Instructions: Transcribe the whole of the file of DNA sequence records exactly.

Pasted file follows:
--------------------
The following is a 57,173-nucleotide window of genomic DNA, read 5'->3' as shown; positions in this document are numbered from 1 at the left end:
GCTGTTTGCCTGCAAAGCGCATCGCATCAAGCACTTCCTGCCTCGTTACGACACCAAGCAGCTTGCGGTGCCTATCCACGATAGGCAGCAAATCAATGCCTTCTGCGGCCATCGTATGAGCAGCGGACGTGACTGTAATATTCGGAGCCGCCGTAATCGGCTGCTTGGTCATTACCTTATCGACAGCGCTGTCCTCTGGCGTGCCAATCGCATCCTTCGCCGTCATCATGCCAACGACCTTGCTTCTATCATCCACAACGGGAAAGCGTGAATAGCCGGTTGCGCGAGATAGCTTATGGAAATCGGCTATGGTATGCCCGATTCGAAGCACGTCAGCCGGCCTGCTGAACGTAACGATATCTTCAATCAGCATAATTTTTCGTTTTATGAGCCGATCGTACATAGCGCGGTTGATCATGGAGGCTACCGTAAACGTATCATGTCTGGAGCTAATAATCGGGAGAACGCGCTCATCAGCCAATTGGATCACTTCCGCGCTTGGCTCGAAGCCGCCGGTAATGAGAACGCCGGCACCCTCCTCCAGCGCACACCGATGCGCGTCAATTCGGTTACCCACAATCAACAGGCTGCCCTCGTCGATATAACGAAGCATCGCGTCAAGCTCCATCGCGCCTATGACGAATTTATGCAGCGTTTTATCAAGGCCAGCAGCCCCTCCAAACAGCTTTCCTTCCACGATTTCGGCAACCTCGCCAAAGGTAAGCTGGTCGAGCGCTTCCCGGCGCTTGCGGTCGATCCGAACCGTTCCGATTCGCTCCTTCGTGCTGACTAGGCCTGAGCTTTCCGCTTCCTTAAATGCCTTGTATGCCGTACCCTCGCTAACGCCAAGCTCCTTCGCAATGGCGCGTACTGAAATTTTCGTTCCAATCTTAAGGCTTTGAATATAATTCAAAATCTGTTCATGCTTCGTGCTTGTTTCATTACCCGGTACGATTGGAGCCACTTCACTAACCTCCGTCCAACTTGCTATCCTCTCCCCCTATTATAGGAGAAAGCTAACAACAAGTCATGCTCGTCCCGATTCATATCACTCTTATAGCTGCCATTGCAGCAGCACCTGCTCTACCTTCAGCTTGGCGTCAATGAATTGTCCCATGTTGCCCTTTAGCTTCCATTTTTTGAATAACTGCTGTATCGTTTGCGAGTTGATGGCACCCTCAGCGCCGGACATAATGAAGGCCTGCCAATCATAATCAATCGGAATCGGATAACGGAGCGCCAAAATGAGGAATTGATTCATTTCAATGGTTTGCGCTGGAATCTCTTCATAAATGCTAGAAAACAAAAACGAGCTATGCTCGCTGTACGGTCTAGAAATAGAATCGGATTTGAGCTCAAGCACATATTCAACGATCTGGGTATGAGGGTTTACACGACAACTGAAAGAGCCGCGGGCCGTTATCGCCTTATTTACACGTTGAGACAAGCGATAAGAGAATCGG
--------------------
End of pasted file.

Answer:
The following is a 57,173-nucleotide window of genomic DNA, read 5'->3' as shown; positions in this document are numbered from 1 at the left end:
GCTGTTTGCCTGCAAAGCGCATCGCATCAAGCACTTCCTGCCTCGTTACGACACCAAGCAGCTTGCGGTGCCTATCCACGATAGGCAGCAAATCAATGCCTTCTGCGGCCATCGTATGAGCAGCGGACGTGACTGTAATATTCGGAGCCGCCGTAATCGGCTGCTTGGTCATTACCTTATCGACAGCGCTGTCCTCTGGCGTGCCAATCGCATCCTTCGCCGTCATCATGCCAACGACCTTGCTTCTATCATCCACAACGGGAAAGCGTGAATAGCCGGTTGCGCGAGATAGCTTATGGAAATCGGCTATGGTATGCCCGATTCGAAGCACGTCAGCCGGCCTGCTGAACGTAACGATATCTTCAATCAGCATAATTTTTCGTTTTATGAGCCGATCGTACATAGCGCGGTTGATCATGGAGGCTACCGTAAACGTATCATGTCTGGAGCTAATAATCGGGAGAACGCGCTCATCAGCCAATTGGATCACTTCCGCGCTTGGCTCGAAGCCGCCGGTAATGAGAACGCCGGCACCCTCCTCCAGCGCACACCGATGCGCGTCAATTCGGTTACCCACAATCAACAGGCTGCCCTCGTCGATATAACGAAGCATCGCGTCAAGCTCCATCGCGCCTATGACGAATTTATGCAGCGTTTTATCAAGGCCAGCAGCCCCTCCAAACAGCTTTCCTTCCACGATTTCGGCAACCTCGCCAAAGGTAAGCTGGTCGAGCGCTTCCCGGCGCTTGCGGTCGATCCGAACCGTTCCGATTCGCTCCTTCGTGCTGACTAGGCCTGAGCTTTCCGCTTCCTTAAATGCCTTGTATGCCGTACCCTCGCTAACGCCAAGCTCCTTCGCAATGGCGCGTACTGAAATTTTCGTTCCAATCTTAAGGCTTTGAATATAATTCAAAATCTGTTCATGCTTCGTGCTTGTTTCATTACCCGGTACGATTGGAGCCACTTCACTAACCTCCGTCCAACTTGCTATCCTCTCCCCCTATTATAGGAGAAAGCTAACAACAAGTCATGCTCGTCCCGATTCATATCACTCTTATAGCTGCCATTGCAGCAGCACCTGCTCTACCTTCAGCTTGGCGTCAATGAATTGTCCCATGTTGCCCTTTAGCTTCCATTTTTTGAATAACTGCTGTATCGTTTGCGAGTTGATGGCACCCTCAGCGCCGGACATAATGAAGGCCTGCCAATCATAATCAATCGGAATCGGATAACGGAGCGCCAAAATGAGGAATTGATTCATTTCAATGGTTTGCGCTGGAATCTCTTCATAAATGCTAGAAAACAAAAACGAGCTATGCTCGCTGTACGGTCTAGAAATAGAATCGGATTTGAGCTCAAGCACATATTCAACGATCTGGGTATGAGGGTTTACACGACAACTGAAAGAGCCGCGGGCCGTTATCGCCTTATTTACACGTTGAGACAAGCGATAAGAGAATCGG